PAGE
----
61G lava flow this morning, first time I have been out since the shelf collapse, what a difference, it just pours out of the tube. There is a small fragment of the old shelf, it continues to collapse, heard and watched a couple truck sized chunks fall out of it and into the surf.
Did another dawn attack, arriving at the flow about 2am, staying until after sunrise. The new rope line is stupidly far back, so far back no one was honoring it. I stayed about 200-300 yards away, but saw folks on the top of the cliff over the tube where I had seen glowing globs land just half an hour before.
After this latest trip to see the lave I was recalling all of my previous effort to photograph the lava. It has resulted in quite a few beautiful photographs, many of which have appeared here on DarkerView…
Biking the Flow
Lava at the New Ocean Entry
The lava has been flowing into the ocean for a little over a month now and all my photographer friends are posting great photos. It is really past time I got myself down to Kalapana to see the lava. The real problem is that my vehicle has been in the shop and I had no way to carry the bike. The answer? Don wanted to make another go at it, his bike rack holds two! Can you pick me up on your way past Waikoloa?
While the lava is further from the end of the road than on my previous hikes, a full 4.5miles, it is actually easier to get to. When earlier flows looked like they would cut the main highway into Puna the county re-cut Chain of Craters road across the lava flows. The road is closed to motor vehicle traffic, but foot and bicycle traffic is allowed. This gives a direct access to the current 61G lava flow without having to cross country for miles across older flows.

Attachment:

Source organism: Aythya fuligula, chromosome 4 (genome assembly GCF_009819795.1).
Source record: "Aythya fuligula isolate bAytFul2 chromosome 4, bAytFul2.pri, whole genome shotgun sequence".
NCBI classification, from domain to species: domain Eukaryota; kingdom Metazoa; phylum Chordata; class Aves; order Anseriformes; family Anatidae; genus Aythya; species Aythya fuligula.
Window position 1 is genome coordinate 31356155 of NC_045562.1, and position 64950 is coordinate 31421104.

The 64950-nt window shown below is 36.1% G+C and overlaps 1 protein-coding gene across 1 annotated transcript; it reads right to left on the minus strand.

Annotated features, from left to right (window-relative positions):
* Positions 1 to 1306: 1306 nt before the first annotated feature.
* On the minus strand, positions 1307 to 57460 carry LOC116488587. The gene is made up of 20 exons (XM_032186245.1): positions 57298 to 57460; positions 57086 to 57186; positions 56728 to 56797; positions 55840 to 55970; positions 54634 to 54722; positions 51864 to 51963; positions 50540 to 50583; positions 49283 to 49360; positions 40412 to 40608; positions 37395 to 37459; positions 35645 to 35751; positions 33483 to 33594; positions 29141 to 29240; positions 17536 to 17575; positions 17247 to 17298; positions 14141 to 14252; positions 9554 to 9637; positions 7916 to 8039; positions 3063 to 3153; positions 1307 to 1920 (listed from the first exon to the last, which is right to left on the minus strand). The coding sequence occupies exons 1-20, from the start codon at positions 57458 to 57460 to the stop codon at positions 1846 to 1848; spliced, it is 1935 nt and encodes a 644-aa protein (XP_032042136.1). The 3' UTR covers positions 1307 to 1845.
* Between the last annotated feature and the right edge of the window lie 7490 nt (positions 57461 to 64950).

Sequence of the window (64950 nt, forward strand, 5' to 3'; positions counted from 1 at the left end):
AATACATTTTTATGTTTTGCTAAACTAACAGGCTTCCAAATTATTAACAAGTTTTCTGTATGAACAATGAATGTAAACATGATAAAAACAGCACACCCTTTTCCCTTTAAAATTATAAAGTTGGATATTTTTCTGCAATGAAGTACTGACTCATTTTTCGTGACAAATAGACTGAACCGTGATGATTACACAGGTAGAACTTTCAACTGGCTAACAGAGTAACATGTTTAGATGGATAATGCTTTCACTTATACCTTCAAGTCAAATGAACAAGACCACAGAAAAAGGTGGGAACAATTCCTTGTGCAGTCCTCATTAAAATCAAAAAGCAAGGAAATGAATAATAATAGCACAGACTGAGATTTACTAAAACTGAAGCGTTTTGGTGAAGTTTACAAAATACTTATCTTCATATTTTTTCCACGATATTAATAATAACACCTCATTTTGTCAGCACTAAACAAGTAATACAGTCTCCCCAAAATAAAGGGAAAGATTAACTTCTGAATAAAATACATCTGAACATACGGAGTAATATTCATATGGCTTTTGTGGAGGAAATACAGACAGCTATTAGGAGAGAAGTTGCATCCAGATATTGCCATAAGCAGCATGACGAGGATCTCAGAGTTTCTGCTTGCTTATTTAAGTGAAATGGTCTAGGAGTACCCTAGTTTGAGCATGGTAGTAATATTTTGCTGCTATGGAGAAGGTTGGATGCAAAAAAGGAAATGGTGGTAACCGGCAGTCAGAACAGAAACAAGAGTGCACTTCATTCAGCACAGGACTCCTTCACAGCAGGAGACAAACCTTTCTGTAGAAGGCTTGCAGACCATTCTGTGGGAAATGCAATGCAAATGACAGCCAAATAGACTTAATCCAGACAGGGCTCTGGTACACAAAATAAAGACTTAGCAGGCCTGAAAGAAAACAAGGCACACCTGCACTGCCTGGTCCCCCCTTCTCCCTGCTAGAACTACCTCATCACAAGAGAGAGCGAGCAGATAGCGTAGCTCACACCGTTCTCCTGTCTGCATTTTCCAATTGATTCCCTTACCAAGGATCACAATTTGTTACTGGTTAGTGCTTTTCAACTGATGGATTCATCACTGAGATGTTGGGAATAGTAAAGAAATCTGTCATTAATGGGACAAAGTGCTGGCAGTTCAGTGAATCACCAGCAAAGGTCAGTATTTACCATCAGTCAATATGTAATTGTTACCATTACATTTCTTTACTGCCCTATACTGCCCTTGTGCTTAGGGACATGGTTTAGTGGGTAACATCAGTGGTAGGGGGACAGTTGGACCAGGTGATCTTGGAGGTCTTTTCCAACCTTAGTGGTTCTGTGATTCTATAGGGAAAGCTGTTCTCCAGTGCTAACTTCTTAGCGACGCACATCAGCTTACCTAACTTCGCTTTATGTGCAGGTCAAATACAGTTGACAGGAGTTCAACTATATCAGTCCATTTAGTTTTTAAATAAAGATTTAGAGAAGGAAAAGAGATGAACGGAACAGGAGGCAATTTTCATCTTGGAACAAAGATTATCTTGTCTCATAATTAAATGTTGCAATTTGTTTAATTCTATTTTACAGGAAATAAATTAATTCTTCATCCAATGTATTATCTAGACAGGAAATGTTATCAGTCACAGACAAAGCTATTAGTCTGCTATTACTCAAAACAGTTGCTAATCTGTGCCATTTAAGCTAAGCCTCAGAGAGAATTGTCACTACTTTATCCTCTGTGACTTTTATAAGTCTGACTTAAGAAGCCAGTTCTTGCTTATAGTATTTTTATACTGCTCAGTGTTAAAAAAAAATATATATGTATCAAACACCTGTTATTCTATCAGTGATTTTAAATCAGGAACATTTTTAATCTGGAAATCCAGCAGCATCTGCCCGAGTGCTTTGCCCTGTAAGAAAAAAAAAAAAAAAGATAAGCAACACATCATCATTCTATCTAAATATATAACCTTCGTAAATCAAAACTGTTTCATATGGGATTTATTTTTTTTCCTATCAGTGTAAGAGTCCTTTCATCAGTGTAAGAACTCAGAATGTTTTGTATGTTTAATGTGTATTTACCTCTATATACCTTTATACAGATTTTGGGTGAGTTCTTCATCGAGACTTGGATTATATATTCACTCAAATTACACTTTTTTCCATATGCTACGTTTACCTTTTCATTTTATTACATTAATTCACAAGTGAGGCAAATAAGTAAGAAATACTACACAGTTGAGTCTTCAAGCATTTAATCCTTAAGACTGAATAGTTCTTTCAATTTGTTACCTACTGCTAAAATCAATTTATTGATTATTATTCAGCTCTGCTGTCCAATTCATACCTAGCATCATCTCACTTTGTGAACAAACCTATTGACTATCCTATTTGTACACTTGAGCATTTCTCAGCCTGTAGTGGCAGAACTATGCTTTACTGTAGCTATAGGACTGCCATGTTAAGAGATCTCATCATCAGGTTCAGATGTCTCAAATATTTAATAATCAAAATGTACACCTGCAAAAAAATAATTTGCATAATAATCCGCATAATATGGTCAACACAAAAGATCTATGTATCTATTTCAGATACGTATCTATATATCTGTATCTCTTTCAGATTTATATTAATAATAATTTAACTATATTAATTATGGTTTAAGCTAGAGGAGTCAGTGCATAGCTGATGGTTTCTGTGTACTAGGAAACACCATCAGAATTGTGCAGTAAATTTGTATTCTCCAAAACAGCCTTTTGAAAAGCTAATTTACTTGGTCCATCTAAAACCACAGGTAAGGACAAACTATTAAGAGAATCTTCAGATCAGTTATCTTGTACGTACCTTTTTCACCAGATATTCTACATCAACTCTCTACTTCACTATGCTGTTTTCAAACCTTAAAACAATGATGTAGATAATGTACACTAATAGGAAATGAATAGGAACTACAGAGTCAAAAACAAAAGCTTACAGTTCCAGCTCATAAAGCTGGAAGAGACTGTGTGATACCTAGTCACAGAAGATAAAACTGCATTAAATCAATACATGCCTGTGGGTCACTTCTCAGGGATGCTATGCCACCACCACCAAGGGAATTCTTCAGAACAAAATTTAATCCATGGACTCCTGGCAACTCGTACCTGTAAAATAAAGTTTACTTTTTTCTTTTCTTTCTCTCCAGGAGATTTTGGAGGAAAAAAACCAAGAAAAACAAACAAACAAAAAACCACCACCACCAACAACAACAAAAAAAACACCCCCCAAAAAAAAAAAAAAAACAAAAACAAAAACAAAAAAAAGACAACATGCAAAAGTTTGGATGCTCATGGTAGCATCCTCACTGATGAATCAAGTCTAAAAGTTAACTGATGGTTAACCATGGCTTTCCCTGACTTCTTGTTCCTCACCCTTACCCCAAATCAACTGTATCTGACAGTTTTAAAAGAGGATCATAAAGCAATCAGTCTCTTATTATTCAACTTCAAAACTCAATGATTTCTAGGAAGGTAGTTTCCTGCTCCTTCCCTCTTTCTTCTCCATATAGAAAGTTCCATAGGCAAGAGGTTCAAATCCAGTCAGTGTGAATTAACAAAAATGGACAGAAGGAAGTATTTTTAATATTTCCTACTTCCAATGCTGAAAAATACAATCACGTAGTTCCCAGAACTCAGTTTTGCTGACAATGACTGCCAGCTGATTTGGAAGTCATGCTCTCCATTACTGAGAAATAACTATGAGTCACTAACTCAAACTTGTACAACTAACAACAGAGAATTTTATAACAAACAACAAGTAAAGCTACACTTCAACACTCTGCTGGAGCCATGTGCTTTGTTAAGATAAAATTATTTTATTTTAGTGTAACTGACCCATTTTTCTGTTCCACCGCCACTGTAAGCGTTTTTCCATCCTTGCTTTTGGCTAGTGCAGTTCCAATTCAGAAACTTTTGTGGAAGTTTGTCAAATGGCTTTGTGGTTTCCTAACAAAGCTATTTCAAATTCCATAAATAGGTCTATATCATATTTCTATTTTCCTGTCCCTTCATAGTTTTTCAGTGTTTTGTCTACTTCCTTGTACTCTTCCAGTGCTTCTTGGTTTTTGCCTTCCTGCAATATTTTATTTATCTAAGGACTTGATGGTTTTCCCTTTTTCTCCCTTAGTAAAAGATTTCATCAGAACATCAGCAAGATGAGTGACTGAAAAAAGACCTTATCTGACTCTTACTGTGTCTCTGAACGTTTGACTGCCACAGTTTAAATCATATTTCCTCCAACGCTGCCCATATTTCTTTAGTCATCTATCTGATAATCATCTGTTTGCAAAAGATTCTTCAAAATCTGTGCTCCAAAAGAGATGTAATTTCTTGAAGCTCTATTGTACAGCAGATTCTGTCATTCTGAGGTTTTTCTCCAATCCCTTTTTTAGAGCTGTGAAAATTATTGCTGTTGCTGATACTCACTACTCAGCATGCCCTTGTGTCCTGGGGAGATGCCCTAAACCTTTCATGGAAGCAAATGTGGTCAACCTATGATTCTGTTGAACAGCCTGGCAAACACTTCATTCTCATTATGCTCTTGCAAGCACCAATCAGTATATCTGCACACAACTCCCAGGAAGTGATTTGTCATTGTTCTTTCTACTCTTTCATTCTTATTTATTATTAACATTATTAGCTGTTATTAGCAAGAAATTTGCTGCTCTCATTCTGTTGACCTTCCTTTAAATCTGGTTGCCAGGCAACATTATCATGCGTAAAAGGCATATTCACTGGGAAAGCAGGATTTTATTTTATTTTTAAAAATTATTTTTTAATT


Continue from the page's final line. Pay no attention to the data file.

Ocean Entry Under Full Moonlight
Getting to the Lava
Note! The contents of this posting are obsolete, there is currently no surface lava accessible on the island. When it does reach the surface again I will most likely be there, look to see an update of this article in the future!
The 61G flow reached the ocean a month ago, but only this last weekend did I get a chance to go out and see it for myself. It is quite a bit further to go than previous visits, about four and a half miles, but is it also much easier. I realized that my Getting to the Lava post is a bit outdated and a serious update is in order.
The 61G flow began on May 24th, breaking out on the southeastern flank of Pu’u O’o. The flow moved fairly quickly, cutting the re-built Chain of Craters Road and entering the ocean on July 26th. The flow is quite vigorous with an ample supply of lava. There are currently multiple surface breakouts and multiple ocean entry points. The flow is building new land near Kamokuna, the lava delta has added around 11 acres to the Big Island in one month.
With easier access and a dramatic ocean entry the 61G flow is drawing large crowds of visitors that have come to see the spectacle. In my opinion the trip is very much worth the effort. Still, there are inherent risks in experiencing raw nature like this. A little preparation is in order and may prevent a visit from becoming an emergency.